During breaks, Bush and the other Andover boys “improvised rounds of ‘golf’ with old pick handles and rocks,” according to Patrick, and explored the surrounding hills and cooled off with afternoon swims in a nearby dam. They took to calling it the “Acapulco Sun and Fun Club.”
Mostly, though, they kept working.
“Lifting bricks, lifting stones, just lugging material,” Finn said. “I don’t think there was a hierarchy — we were all the hired help.”
“I remember mixing the cement was difficult,” Bump said. “One of us carried a yoke-type contraption to the water source to fill up two pails. There was a great sense of accomplishment. None of us had ever done anything like that.”
“You couldn’t have come away from that experience without a real appreciation of physical labor,” Heath Allen said from Philadelphia. Bernardo in particular impressed all of them. “He was just this amazing force of nature, a natural leader, physically strong. I came away with the understanding that just because somebody is a poor villager doesn’t mean he doesn’t have extraordinary influence and skill. It was a breaking apart of any assumptions about class and privilege and talent and ability.”
At one point in Ibarrilla, Patrick said, he asked Bush about his college plans. “I can remember we were standing in one of the partially completed school rooms,” he said recently at his home in Northern Virginia. “I asked Jeb, ‘Where are you going to school?’ He told me, ‘University of Texas.’ My jaw dropped. The University of Texas was not in the known universe for an Andover student at that point.” Bush, he said, “was average — average for PA. He was capable, but at Andover that’s average. … If Jeb had wanted to go to Yale, he could have.”
Patrick, though, also believed Bush was mature for his age, affable but serious, not at all prone to just winging it, so he figured he had his reasons for the decision to go not to the Ivy League but to the public school in the capital of his home state. “He was in no way frivolous,” Patrick said. “There was no what the hell, why not, sure.” He seemed to him to be a young man who knew what he wanted.
Here was the first obvious instance of this Bush asserting some semblance of independence from the established family track. Then, one Sunday afternoon, toward the end of his time in León, the second: The central plaza bustled post-mass, and Bush saw through the back window of a car the face of shy, 16-year-old, devoutly Catholic Columba Garnica de Gallo.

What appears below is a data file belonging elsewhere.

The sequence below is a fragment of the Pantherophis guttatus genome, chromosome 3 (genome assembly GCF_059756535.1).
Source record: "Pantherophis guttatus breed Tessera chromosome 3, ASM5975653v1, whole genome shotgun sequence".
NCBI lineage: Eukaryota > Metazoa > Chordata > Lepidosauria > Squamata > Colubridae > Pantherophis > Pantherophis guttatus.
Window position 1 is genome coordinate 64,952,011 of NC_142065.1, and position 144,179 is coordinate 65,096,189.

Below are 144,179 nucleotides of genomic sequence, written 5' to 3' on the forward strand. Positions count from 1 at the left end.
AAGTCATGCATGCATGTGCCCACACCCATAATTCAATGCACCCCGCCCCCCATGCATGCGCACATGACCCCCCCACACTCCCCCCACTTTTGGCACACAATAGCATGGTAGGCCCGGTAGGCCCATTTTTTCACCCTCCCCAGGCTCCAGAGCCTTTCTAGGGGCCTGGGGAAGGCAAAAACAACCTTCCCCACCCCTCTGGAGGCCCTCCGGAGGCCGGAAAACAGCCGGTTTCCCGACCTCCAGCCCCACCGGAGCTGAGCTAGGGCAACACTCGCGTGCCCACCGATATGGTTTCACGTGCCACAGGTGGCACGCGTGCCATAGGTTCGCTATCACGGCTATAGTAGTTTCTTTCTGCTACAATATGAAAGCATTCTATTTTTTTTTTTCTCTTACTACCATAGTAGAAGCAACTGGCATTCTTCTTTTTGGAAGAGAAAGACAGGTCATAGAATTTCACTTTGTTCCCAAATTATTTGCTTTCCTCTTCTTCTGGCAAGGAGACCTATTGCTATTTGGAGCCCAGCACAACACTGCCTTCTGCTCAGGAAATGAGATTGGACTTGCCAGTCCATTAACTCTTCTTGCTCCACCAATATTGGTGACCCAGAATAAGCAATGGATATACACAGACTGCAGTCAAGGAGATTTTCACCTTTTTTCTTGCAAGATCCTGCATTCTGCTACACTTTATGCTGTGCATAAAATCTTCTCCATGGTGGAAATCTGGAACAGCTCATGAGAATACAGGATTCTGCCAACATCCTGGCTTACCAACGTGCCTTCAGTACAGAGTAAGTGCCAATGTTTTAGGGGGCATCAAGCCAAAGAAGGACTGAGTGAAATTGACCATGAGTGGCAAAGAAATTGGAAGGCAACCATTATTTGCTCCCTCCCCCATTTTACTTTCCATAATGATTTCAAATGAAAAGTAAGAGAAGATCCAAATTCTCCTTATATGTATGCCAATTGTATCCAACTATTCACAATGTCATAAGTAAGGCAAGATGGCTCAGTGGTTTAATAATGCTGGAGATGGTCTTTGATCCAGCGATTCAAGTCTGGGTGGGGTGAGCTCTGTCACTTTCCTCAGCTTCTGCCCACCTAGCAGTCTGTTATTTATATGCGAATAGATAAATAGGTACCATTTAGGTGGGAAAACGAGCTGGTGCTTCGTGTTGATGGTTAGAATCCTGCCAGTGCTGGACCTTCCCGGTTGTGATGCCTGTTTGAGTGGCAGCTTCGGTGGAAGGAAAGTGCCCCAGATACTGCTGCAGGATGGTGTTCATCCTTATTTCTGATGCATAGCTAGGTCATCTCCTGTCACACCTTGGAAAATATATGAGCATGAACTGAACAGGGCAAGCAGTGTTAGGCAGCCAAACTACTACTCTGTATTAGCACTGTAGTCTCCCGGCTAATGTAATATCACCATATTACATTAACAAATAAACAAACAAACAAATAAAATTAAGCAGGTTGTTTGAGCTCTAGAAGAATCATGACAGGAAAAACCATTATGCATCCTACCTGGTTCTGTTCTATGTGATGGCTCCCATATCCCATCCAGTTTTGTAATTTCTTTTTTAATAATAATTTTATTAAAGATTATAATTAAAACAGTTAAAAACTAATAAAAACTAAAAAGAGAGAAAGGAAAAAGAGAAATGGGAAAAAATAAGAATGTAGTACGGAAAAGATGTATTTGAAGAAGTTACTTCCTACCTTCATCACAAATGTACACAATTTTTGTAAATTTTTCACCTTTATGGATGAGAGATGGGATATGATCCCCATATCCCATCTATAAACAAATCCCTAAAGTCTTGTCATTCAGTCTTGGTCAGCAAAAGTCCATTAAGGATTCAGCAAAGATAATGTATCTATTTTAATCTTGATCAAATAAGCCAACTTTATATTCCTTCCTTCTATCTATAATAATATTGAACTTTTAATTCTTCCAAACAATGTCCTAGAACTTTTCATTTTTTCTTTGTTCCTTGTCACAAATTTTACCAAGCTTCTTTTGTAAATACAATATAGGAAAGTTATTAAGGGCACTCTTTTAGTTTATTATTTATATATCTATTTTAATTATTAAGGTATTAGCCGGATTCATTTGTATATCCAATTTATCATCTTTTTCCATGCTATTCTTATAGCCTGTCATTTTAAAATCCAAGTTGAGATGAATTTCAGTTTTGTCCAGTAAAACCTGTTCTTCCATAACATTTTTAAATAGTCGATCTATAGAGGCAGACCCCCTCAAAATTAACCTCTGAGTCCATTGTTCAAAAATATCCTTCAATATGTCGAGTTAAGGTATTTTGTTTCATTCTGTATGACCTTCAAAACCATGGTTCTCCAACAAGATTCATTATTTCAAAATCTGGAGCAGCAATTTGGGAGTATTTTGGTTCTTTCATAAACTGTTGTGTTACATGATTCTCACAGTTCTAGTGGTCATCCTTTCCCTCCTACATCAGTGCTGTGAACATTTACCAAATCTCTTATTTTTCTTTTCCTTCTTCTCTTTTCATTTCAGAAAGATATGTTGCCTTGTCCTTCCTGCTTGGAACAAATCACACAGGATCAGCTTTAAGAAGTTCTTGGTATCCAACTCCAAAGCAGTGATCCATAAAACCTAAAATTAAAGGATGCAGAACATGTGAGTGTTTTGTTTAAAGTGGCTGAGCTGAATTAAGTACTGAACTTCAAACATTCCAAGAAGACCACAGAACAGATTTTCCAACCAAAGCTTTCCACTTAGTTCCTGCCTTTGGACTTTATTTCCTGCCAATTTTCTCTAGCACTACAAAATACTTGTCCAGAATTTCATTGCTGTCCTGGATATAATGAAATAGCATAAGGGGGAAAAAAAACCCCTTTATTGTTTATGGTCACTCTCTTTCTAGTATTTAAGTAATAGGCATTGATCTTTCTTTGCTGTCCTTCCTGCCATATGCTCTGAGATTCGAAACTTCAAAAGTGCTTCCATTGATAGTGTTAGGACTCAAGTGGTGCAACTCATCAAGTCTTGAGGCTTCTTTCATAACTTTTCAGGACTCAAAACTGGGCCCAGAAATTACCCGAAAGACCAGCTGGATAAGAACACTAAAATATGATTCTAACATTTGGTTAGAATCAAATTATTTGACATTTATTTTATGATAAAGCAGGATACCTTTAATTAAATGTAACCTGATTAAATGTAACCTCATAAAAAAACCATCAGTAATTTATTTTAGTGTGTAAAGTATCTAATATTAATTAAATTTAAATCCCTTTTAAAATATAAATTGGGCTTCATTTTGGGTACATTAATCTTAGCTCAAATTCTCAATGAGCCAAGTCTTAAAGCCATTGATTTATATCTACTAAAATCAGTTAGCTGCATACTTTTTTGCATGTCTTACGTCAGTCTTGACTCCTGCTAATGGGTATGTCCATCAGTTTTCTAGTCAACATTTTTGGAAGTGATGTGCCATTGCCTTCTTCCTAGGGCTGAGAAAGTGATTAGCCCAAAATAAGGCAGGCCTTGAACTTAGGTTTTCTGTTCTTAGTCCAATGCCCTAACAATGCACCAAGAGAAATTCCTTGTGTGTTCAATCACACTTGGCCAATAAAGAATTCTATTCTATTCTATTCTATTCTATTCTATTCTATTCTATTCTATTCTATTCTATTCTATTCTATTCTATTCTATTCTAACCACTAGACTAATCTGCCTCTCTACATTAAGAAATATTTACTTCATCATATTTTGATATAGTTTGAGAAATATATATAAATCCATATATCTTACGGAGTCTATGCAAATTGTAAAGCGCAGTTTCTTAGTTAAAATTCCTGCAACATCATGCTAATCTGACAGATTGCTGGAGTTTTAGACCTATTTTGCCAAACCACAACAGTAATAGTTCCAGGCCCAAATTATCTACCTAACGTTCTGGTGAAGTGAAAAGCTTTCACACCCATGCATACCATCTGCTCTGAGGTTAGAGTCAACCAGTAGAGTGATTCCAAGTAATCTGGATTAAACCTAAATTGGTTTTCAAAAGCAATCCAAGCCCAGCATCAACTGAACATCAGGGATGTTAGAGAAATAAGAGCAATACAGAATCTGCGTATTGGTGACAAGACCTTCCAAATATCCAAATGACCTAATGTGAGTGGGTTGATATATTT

After that, Bush’s classmates said, they saw less of him. “We knew,” Bump said, “that he was with her.”
“I went to Mexico hoping to learn Spanish and study the culture there,” Bush said in an article in The Phillipian, Andover’s student newspaper, on April 14, 1971. “Although I did not learn quite as much Spanish as I could have because of the group’s tendency to speak English with each other, I learned a lot about the Mexican people and their way of life.” He talked about the fiesta at the end of their work and how Bernardo “broke out crying to demonstrate the deep, deep feelings and admiration he held for our group of Americans. Apparently the people were quite impressed with the group and were willing to show their feelings even though it is very embarrassing for a grown Mexican to start crying in public.”
That spring, Broderick remembers, Bush was missing Mexico, lovesick. He hadn’t mentioned in the paper the girl he had met, but classmates say he was smitten. “Every time he saw one of us,” Bump said, “he’d talk about Columba.”
A letter arrived at Andover. “From my point of view, the program was a great success,” Maria Merrill wrote to the dean of faculty. “The most important thing is that the students really had a chance to be with the Mexican people — and work alongside with them, and of course the good impression they left in León of what a good American citizen can be like. The tiny village of Ibarrilla is especially grateful to them, as without their efforts and contributions their rural school would never have been built. They had been trying to obtain a school there for several years, and now it’s almost a reality.”
The villagers finished the work and attached a roof and began preparing for classes the following fall.
“Jeb Bush and the others would be very proud,” Richard Merrill wrote to the dean.